Wandering Thoughts

May 15, 2010


Filed under: Surfing — terence @ 12:52 pm
Tags: ,

The tale of how I ended up organising surfing contests is a complicated one. By nature I’m not much of an organiser and, other than a brief phase as a teenager, contests don’t interest me. Organising them takes time too. Lots of it. Time which, to be honest, I’d sooner spend surfing myself.

Or, at least, the tale of how I ended up organising surfing contests should have been a complicated one, but it wasn’t: in reality I’m just no good at saying no. The club needed someone to run them. I got asked. I said yes.

And so I ended up at Riversdale on a summer’s day striding round, corralling potential judges, drawing up heat schedules, and explaining the rules. That morning, when we started the event, the surf had actually been pretty decent. We’d located ourselves about 50 metres south of the surf club, in front of a series of sand bars on which glassy waves peeled left and right. Head high sets maybe bigger. Which is about perfect size for Riversdale – if the waves get any larger the paddle out becomes a nightmare.

Inevitably the sea-breeze came up and the waves became messier as the day went on, but they held their size. Maybe even got a little bigger. It was a nice day to be at the beach too. Warm Wairarapa summer weather. The clubbies had their flags out, kids were swimming, two lifesavers in an IRB patrolled the beach. And we plowed on with the contest.

By mid-afternoon we were running the long-board ‘final’. Which was, in reality, just a mega-heat for the 6 longboarders who had shown up that morning. I gave them half an hour in the water. They needed it. It was low tide and the paddle out took even the better longboarders 10 minutes slogging out against windblown lines of white water. A couple of them struggled to get out at all. One overweight guy only made it through a triumph of will that should have seen him awarded first prize simply for tenacity.

Anyhow, eventually they all made it out the back and we started the heat. Which was when the head lifesaver came jogging down the beach towards is, beer belly bouncing under his yellow shirt, jandals kicking sand into the wind.

“Hey. You gotta get your surfers out of the water. The guys on the IRB radioed in to say they spotted a shark.”

He then turned on his heels and ran off to help in summoning the teenage swimmers to the beach.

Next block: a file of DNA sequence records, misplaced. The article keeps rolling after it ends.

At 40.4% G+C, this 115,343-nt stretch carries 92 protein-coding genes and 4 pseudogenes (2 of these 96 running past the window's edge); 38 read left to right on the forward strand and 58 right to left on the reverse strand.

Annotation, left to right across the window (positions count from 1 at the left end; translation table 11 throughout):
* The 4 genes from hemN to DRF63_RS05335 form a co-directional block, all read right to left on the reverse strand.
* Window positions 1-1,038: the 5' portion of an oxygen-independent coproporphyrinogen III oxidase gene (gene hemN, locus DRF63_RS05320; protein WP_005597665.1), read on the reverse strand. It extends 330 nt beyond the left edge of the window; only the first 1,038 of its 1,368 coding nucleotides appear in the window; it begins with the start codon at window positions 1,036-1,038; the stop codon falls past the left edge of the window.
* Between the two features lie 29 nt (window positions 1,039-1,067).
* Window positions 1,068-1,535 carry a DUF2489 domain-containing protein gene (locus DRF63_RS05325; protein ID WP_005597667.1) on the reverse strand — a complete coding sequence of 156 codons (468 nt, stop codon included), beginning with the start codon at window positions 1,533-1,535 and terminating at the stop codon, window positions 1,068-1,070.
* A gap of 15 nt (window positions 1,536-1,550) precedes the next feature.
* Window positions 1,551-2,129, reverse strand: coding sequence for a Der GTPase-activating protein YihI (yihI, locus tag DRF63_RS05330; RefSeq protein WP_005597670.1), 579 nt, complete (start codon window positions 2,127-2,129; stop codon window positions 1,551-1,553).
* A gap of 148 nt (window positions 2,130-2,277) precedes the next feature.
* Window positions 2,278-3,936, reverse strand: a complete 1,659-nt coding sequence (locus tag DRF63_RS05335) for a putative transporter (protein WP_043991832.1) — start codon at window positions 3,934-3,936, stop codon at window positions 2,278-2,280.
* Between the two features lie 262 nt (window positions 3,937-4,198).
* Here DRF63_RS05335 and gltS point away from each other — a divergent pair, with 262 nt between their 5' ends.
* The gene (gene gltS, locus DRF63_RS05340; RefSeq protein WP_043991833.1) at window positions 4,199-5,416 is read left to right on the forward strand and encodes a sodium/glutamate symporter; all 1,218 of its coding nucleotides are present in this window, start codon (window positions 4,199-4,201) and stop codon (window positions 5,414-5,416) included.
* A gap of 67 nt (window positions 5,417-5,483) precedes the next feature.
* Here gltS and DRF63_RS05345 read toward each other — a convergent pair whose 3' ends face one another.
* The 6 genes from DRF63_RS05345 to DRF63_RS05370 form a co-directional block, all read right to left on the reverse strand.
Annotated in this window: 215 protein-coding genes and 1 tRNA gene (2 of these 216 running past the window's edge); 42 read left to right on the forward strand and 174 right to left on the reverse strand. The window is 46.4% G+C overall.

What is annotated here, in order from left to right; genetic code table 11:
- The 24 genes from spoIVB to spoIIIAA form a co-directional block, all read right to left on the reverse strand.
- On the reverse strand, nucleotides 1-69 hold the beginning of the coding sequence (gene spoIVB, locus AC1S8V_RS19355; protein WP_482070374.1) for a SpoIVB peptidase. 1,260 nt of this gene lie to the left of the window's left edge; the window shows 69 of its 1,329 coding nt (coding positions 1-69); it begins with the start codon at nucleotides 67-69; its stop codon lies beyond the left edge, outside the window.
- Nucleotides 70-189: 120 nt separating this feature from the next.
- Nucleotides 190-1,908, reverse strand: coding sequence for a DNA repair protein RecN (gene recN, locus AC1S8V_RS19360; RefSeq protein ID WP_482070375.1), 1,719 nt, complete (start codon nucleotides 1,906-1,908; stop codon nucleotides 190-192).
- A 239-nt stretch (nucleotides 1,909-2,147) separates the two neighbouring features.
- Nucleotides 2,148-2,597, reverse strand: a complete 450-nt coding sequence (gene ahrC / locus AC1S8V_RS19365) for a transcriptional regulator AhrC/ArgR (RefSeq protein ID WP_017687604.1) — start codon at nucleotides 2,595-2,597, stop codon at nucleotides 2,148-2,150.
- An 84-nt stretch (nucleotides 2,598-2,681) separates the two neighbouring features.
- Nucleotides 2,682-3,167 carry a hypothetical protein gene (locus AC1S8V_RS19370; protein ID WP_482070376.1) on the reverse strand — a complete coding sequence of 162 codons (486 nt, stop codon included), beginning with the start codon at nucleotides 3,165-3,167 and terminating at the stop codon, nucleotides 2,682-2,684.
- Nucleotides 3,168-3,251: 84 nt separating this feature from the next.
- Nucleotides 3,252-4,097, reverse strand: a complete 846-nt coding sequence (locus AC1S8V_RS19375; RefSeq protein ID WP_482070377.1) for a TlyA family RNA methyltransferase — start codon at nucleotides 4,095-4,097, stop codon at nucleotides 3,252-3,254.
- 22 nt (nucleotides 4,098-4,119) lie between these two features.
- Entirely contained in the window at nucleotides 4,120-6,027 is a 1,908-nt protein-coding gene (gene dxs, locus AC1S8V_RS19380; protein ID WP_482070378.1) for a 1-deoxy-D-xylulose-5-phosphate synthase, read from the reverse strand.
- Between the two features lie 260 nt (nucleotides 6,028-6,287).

“Shit. What do I do?”

Lars was nonplussed.

“Don’t worry about it. It’s probably just a dogfish. And, anyway, they’re only long boarders.”

The other judges were no more help.

“Uh dunno mate. Up to you.”

Such is the loneliness of leadership.

“Fuck – alright. We gotta get them out of the water. Hey. HHHHEEEEYYY!!!! Come in. COME IN. Shark!”

James started sounding the siren which we used to start and finish heats. And everyone began waving towels and t-shirts.

“Shark! Come in! Shark!”

It took them a while, but eventually the longboarders figured something was up and came crashing in through the white water. Gathering around me. With puffed and puzzled looks on their faces.

“Sorry guys. The lifeguards spotted a shark. I just thought it would be safer to get you out of the water.”

“Are you sure mate – we didn’t see anything.” The overweight guy looked particularly pained. All that wasted effort.

“Yes of course I’m sure. The water’s as murky as out there. I’m not surprised you didn’t see it.”

“There’s no sharks at Riversdale…”

“…it was probably just a dogfish.”

“I’m telling you. The lifeguard said it was a shark.”

And that was the moment the lifeguard chose to return.

“Just heard back from the guys on the boat. You can start your contest again. The shark’s only 2 foot long.”

“Two feet?”

“Two feet. The fin looked bigger but it’s tiny. Just a dogfish.”

“Oh, um, good news. Great, um back out into the water then guys(?).”

And so it was that the only casualty of the great Riversdale shark siting of 2005 was my already tenuous motivation to run surf contests. Eaten by a dogfish.


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